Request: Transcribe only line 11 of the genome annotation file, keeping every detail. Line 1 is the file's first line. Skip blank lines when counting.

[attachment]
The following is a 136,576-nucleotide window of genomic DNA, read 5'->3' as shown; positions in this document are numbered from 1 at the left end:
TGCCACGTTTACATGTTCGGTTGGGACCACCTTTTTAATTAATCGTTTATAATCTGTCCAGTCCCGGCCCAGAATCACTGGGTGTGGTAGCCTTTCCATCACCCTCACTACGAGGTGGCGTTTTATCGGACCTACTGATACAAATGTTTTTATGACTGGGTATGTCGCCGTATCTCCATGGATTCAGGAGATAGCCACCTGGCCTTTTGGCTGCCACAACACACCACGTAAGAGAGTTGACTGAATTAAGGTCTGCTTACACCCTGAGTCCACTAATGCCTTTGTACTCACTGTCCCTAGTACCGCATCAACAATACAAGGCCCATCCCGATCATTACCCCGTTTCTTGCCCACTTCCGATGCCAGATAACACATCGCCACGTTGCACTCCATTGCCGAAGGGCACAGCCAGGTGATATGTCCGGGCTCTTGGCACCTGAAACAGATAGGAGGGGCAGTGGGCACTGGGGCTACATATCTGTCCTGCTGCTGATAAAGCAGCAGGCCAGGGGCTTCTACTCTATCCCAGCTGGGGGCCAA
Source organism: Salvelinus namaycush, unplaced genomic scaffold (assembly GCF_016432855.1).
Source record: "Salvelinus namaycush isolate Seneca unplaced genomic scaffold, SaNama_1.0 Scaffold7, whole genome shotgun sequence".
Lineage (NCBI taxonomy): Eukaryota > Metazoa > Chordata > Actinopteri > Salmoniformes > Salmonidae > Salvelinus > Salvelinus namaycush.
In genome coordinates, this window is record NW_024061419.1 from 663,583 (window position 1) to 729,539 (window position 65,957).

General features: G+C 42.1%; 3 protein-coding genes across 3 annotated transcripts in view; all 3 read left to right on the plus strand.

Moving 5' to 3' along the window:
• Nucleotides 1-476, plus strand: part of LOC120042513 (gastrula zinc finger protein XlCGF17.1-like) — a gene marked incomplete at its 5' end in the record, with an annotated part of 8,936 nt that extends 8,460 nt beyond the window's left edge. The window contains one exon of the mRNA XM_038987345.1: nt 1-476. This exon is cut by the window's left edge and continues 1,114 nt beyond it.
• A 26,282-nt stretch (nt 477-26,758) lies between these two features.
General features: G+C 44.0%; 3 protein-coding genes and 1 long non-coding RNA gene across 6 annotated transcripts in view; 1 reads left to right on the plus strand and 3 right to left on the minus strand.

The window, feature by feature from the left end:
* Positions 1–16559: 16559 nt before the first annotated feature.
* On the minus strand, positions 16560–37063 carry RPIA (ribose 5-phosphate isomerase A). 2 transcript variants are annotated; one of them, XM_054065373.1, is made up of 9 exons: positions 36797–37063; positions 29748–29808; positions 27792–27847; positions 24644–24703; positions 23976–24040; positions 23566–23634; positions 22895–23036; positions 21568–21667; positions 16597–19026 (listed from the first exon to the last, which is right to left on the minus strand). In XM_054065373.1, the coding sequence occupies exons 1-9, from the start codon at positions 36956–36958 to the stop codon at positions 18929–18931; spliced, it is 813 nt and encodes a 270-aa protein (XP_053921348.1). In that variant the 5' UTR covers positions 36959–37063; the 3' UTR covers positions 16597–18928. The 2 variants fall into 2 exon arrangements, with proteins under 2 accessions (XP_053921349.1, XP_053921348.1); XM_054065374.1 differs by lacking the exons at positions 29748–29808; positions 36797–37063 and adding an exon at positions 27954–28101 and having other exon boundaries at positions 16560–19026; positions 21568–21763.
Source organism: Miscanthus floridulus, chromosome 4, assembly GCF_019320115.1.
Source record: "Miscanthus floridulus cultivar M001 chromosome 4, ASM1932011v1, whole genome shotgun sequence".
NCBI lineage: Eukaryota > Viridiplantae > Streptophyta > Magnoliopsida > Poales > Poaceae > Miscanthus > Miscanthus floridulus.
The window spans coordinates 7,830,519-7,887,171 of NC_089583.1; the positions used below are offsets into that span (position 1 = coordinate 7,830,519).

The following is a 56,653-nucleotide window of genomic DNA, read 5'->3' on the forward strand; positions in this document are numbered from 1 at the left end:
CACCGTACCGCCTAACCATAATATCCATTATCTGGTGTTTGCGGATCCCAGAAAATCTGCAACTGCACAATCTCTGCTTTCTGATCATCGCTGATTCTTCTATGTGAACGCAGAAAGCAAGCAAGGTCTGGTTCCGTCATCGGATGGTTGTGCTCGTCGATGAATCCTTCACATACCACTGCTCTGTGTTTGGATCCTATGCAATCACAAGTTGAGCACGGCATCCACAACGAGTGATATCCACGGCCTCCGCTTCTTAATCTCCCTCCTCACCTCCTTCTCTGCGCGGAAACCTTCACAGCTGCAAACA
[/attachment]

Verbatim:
General features: G+C 44.0%; 3 protein-coding genes and 1 long non-coding RNA gene across 6 annotated transcripts in view; 1 reads left to right on the plus strand and 3 right to left on the minus strand.